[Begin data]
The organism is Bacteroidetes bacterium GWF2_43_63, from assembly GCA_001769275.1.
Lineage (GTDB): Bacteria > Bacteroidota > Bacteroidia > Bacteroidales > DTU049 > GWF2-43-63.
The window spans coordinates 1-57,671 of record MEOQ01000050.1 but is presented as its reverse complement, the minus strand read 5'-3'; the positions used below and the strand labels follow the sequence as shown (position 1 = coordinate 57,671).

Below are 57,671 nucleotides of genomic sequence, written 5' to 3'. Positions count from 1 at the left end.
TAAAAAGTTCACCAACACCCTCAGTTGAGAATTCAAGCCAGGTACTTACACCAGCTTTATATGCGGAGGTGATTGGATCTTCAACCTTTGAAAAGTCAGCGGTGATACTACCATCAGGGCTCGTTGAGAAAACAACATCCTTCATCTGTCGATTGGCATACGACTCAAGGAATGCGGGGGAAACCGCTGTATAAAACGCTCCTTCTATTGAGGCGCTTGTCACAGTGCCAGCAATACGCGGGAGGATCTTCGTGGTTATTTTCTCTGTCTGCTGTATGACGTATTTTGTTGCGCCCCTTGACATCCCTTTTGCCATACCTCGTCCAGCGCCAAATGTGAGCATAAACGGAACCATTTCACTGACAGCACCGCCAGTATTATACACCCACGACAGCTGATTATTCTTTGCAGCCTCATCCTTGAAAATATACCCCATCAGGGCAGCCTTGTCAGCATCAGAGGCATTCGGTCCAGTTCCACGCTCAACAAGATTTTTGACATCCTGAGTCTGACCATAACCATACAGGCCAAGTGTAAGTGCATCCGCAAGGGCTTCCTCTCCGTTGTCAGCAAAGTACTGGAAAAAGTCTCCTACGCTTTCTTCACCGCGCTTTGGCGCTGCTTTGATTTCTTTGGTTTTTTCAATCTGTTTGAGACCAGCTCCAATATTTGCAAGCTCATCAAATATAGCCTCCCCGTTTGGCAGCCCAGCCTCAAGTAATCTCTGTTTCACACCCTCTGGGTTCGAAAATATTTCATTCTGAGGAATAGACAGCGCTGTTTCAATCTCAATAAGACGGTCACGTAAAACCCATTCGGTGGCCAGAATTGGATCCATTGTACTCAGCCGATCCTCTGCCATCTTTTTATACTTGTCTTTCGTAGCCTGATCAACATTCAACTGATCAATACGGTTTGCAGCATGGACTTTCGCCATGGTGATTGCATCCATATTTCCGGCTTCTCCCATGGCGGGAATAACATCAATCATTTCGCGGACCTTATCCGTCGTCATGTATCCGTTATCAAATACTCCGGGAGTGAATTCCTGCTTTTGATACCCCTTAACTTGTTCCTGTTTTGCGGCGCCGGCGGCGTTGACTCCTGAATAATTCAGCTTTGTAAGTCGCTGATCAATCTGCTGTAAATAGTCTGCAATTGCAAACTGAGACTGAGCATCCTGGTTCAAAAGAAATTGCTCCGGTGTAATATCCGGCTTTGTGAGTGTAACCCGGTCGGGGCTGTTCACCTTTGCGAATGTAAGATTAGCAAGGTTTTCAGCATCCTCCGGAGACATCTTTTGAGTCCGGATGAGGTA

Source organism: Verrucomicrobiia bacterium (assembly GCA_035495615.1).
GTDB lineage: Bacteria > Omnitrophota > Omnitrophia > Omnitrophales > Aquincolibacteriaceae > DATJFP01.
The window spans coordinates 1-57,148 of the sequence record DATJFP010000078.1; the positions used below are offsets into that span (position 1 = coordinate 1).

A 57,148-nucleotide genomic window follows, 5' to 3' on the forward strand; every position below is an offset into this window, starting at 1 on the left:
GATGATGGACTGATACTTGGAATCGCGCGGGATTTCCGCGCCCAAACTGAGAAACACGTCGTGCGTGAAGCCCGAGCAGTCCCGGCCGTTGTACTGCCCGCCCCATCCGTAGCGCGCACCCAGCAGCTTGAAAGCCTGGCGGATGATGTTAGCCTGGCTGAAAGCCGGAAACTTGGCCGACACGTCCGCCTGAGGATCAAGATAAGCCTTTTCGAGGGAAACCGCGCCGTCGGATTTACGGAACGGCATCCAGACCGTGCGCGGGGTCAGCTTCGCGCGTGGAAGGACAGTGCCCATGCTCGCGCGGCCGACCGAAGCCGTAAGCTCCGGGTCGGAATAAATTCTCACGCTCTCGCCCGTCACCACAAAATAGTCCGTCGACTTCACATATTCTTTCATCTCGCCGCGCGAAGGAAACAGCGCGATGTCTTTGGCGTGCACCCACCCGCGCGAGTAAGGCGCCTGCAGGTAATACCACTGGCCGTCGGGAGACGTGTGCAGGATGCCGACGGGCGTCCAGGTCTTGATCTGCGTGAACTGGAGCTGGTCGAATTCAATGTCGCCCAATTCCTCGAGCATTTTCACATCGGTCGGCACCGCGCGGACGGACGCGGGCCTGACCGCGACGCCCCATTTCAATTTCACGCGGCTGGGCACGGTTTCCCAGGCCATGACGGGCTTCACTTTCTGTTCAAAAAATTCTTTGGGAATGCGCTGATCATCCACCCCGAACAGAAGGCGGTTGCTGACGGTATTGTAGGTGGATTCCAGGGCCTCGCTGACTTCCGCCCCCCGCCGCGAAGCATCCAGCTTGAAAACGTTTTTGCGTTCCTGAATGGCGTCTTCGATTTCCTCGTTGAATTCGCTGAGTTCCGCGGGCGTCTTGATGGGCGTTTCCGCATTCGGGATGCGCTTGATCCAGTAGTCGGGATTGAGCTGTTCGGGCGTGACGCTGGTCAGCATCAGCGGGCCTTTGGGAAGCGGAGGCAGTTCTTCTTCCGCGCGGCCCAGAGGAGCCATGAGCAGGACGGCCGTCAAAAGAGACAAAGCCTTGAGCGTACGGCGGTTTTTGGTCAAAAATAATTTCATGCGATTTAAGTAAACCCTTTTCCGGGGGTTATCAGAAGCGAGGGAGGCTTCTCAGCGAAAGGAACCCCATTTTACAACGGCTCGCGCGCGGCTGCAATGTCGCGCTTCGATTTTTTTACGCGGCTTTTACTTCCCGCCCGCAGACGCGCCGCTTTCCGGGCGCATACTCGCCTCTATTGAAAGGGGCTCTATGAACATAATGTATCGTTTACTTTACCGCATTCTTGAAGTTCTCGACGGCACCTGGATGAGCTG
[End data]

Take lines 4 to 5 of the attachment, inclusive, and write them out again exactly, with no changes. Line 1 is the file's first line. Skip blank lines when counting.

Below are 57,671 nucleotides of genomic sequence, written 5' to 3'. Positions count from 1 at the left end.
TAAAAAGTTCACCAACACCCTCAGTTGAGAATTCAAGCCAGGTACTTACACCAGCTTTATATGCGGAGGTGATTGGATCTTCAACCTTTGAAAAGTCAGCGGTGATACTACCATCAGGGCTCGTTGAGAAAACAACATCCTTCATCTGTCGATTGGCATACGACTCAAGGAATGCGGGGGAAACCGCTGTATAAAACGCTCCTTCTATTGAGGCGCTTGTCACAGTGCCAGCAATACGCGGGAGGATCTTCGTGGTTATTTTCTCTGTCTGCTGTATGACGTATTTTGTTGCGCCCCTTGACATCCCTTTTGCCATACCTCGTCCAGCGCCAAATGTGAGCATAAACGGAACCATTTCACTGACAGCACCGCCAGTATTATACACCCACGACAGCTGATTATTCTTTGCAGCCTCATCCTTGAAAATATACCCCATCAGGGCAGCCTTGTCAGCATCAGAGGCATTCGGTCCAGTTCCACGCTCAACAAGATTTTTGACATCCTGAGTCTGACCATAACCATACAGGCCAAGTGTAAGTGCATCCGCAAGGGCTTCCTCTCCGTTGTCAGCAAAGTACTGGAAAAAGTCTCCTACGCTTTCTTCACCGCGCTTTGGCGCTGCTTTGATTTCTTTGGTTTTTTCAATCTGTTTGAGACCAGCTCCAATATTTGCAAGCTCATCAAATATAGCCTCCCCGTTTGGCAGCCCAGCCTCAAGTAATCTCTGTTTCACACCCTCTGGGTTCGAAAATATTTCATTCTGAGGAATAGACAGCGCTGTTTCAATCTCAATAAGACGGTCACGTAAAACCCATTCGGTGGCCAGAATTGGATCCATTGTACTCAGCCGATCCTCTGCCATCTTTTTATACTTGTCTTTCGTAGCCTGATCAACATTCAACTGATCAATACGGTTTGCAGCATGGACTTTCGCCATGGTGATTGCATCCATATTTCCGGCTTCTCCCATGGCGGGAATAACATCAATCATTTCGCGGACCTTATCCGTCGTCATGTATCCGTTATCAAATACTCCGGGAGTGAATTCCTGCTTTTGATACCCCTTAACTTGTTCCTGTTTTGCGGCGCCGGCGGCGTTGACTCCTGAATAATTCAGCTTTGTAAGTCGCTGATCAATCTGCTGTAAATAGTCTGCAATTGCAAACTGAGACTGAGCATCCTGGTTCAAAAGAAATTGCTCCGGTGTAATATCCGGCTTTGTGAGTGTAACCCGGTCGGGGCTGTTCACCTTTGCGAATGTAAGATTAGCAAGGTTTTCAGCATCCTCCGGAGACATCTTTTGAGTCCGGATGAGGTA